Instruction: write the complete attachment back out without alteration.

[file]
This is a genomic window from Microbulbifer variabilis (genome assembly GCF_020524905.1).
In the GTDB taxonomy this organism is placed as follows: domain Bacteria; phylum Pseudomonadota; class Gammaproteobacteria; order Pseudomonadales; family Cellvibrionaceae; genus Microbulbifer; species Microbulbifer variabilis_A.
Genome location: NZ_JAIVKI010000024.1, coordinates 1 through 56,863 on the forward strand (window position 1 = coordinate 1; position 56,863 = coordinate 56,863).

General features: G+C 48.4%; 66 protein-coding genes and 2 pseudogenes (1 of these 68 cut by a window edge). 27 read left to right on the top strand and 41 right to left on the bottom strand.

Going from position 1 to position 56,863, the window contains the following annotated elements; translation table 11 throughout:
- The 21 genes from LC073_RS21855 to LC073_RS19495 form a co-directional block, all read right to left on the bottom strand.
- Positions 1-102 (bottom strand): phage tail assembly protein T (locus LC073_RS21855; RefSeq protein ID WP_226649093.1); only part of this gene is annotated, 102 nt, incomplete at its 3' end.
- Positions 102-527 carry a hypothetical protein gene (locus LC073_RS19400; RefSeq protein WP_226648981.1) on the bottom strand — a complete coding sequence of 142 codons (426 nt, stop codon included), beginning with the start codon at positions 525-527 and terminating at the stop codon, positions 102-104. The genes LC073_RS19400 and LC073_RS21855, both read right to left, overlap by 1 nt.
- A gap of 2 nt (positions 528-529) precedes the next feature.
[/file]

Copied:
This is a genomic window from Microbulbifer variabilis (genome assembly GCF_020524905.1).
In the GTDB taxonomy this organism is placed as follows: domain Bacteria; phylum Pseudomonadota; class Gammaproteobacteria; order Pseudomonadales; family Cellvibrionaceae; genus Microbulbifer; species Microbulbifer variabilis_A.
Genome location: NZ_JAIVKI010000024.1, coordinates 1 through 56,863 on the forward strand (window position 1 = coordinate 1; position 56,863 = coordinate 56,863).

General features: G+C 48.4%; 66 protein-coding genes and 2 pseudogenes (1 of these 68 cut by a window edge). 27 read left to right on the top strand and 41 right to left on the bottom strand.

Going from position 1 to position 56,863, the window contains the following annotated elements; translation table 11 throughout:
- The 21 genes from LC073_RS21855 to LC073_RS19495 form a co-directional block, all read right to left on the bottom strand.
- Positions 1-102 (bottom strand): phage tail assembly protein T (locus LC073_RS21855; RefSeq protein ID WP_226649093.1); only part of this gene is annotated, 102 nt, incomplete at its 3' end.
- Positions 102-527 carry a hypothetical protein gene (locus LC073_RS19400; RefSeq protein WP_226648981.1) on the bottom strand — a complete coding sequence of 142 codons (426 nt, stop codon included), beginning with the start codon at positions 525-527 and terminating at the stop codon, positions 102-104. The genes LC073_RS19400 and LC073_RS21855, both read right to left, overlap by 1 nt.
- A gap of 2 nt (positions 528-529) precedes the next feature.